What Everyone Ought to Know When They Feel Different

I’ll bet Ann M. Martin didn’t expect when she developed her Babysitters Club characters (30+ years ago) that a little girl from Tennessee would be drawn to big earrings from forteen to forty because of artsy Claudia.

We just never know who and how we will influence someone with our words and actions, hopefully for the good.

Growing up, I wasn’t a big reader, but I loved the Baby-Sitters Club series. My sister and I rewound and rewatched the VHS versions multiple times.

Claudia, Vice President of the Babysitter’s Club, was creative and always at art class. The fact that she embraced her artistic side, dressed in her own style (the afformentioned big earrings) and was not the best speller at school made her personality appealing to me.

Photo Source: Scholastic

Like Claudia, I wanted to be artsy, unique, and do my own thing even if it meant I wasn’t popular. Being true to my creative nature was something I valued at an early age, but I needed someone to identify with in that way.

Writers have the ability to meet the reader right where they are, connect with them, and help them not feel alone. Words travel far distances with power, stories are transformative, and characters inspire us to have the courage to be who we are meant to be.

When you live in a small town and have a talent that doesn’t check the box of athletic, life can be more difficult as a kid. Team sports come with the benefit of an automatic friend group and bond. Reading about Claudia’s life helped me to see that there was a place for artistic me in the world and maybe just maybe there were people like me out there somewhere.

I took notice when I’d see an artist in town, even though there were just a few that I knew of at the time. They have no idea that I even was encouraged by them, but I was. Even though they were adults, they were showing me with their life that dreamers really can be doers. The few classes I had with a local artist and the craft days offered at the Park and Rec made a big difference in my life.

We can think in error that what we have to give, as far as our talents go, won’t really make a difference in the big scheme of things. These stories remind me that what we have to offer the world matters.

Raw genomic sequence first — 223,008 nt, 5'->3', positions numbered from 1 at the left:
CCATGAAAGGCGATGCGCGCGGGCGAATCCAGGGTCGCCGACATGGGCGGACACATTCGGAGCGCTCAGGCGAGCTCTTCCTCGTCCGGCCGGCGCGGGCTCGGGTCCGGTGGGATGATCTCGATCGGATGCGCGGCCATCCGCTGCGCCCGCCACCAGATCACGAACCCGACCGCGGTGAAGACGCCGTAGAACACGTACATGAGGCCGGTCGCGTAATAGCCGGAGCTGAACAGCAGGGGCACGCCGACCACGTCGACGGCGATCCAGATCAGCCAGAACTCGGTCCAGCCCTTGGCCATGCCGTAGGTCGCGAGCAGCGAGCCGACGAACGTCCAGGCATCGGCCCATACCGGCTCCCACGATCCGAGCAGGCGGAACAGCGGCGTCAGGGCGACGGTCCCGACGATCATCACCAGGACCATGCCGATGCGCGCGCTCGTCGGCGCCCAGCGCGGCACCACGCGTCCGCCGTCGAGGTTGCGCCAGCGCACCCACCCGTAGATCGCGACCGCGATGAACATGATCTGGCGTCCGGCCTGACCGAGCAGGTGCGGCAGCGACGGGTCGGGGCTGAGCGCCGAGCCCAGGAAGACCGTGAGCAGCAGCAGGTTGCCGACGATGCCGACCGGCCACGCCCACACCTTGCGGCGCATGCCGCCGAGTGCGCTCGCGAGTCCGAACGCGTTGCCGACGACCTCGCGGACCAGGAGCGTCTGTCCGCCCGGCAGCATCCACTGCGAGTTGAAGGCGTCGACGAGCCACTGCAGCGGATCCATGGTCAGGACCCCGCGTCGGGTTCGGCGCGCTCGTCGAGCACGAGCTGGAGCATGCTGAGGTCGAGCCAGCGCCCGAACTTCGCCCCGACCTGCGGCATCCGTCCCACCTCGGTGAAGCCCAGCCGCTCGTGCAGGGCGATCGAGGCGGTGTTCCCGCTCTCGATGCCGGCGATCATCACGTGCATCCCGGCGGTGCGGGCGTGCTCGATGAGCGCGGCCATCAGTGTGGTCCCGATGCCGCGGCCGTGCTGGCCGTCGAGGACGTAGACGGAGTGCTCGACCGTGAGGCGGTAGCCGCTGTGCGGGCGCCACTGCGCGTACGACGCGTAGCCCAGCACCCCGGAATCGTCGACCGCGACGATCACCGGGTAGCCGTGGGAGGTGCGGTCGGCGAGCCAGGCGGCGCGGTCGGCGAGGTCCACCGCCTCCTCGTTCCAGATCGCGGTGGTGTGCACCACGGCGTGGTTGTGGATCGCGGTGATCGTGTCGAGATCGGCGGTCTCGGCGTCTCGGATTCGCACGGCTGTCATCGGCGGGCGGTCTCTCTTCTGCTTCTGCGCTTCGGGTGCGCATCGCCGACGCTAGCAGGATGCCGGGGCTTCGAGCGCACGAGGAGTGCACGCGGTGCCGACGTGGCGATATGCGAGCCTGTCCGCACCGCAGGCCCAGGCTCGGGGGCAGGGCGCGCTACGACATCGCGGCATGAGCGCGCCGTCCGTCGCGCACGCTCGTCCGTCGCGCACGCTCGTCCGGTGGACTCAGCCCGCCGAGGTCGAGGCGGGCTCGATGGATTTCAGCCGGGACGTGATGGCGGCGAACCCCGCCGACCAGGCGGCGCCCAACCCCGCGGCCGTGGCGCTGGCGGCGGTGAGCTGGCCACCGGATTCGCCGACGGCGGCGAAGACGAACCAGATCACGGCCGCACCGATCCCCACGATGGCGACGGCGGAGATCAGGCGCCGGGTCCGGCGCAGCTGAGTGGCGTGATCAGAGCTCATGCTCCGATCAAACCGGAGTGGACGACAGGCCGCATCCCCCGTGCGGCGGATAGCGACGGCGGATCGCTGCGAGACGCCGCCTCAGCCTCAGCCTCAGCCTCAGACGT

Ann M. Martin’s writing has made ripple effects in my life even today, yet she doesn’t even know me. I still look to those local artists in admiration, because they are showing me that once a creative, always a creative, no matter how much you age.

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We don’t know who we are influencing for the good in our art, faith, writing, positive social media presence, work ethic, teaching, mothering, helping hand, or public service. The important thing is that we are faithful to share what we’ve got in a world that seems to try to snuff our our lights at every turn.

You may be the only public Christian influence someone sees fleshed out. You may be the only life long learner who is so passionate about teaching that you change a child’s life forever. You may be the only one who shows unconditional love in the life of another. You may feel different, but by being true to who God created you so eclectically to be, you may just be reaching others that need to see themselves in you.

Be that person that someone, even a child, can look to today to know that they can be a life giving, faith filled, loving, and creative individual, too.

We bring hope to the world when we live that way.


I have a practice of starting my day in God’s eternal, infallible, word. It’s full of promises and encouragement for me. It grounds me, gives me vision for the day, and helps me gain perspective that life is more than what meets the eye. Seeking God first keeps me focused and creating.

When I keep my biblical lenses on, I can stay positive in the face of negative, remain steadfast in prayer in the face of hopelessness, and be inspired to keep on keeping on day by day as I do the next thing He leads me to do.

This week’s Action Steps:

  1. I challenge you this week to think about a book character that you identified with as a child or people in your life who you looked up to in that way. I’d love to hear about it!
  2. I also encourage you to read one Psalm per day. They are life giving and a contrast to what you’ll see on the news. See how your perspective changes. Also sign up to receive my Canva tutorial and create an encouraging scripture image to send to a friend or your social media followers.
  3. Once you think on these things, reach back in your memory bank and remember one hands on activity you used to enjoy as a kid, or even as an adult but haven’t done in a while. Purchase the supplies and try it again. I worked on a painting this week for the fun of it. It’s not perfect, but it was fun, relaxing, and it makes me happy as it hangs over my desk.

    Have a great week!
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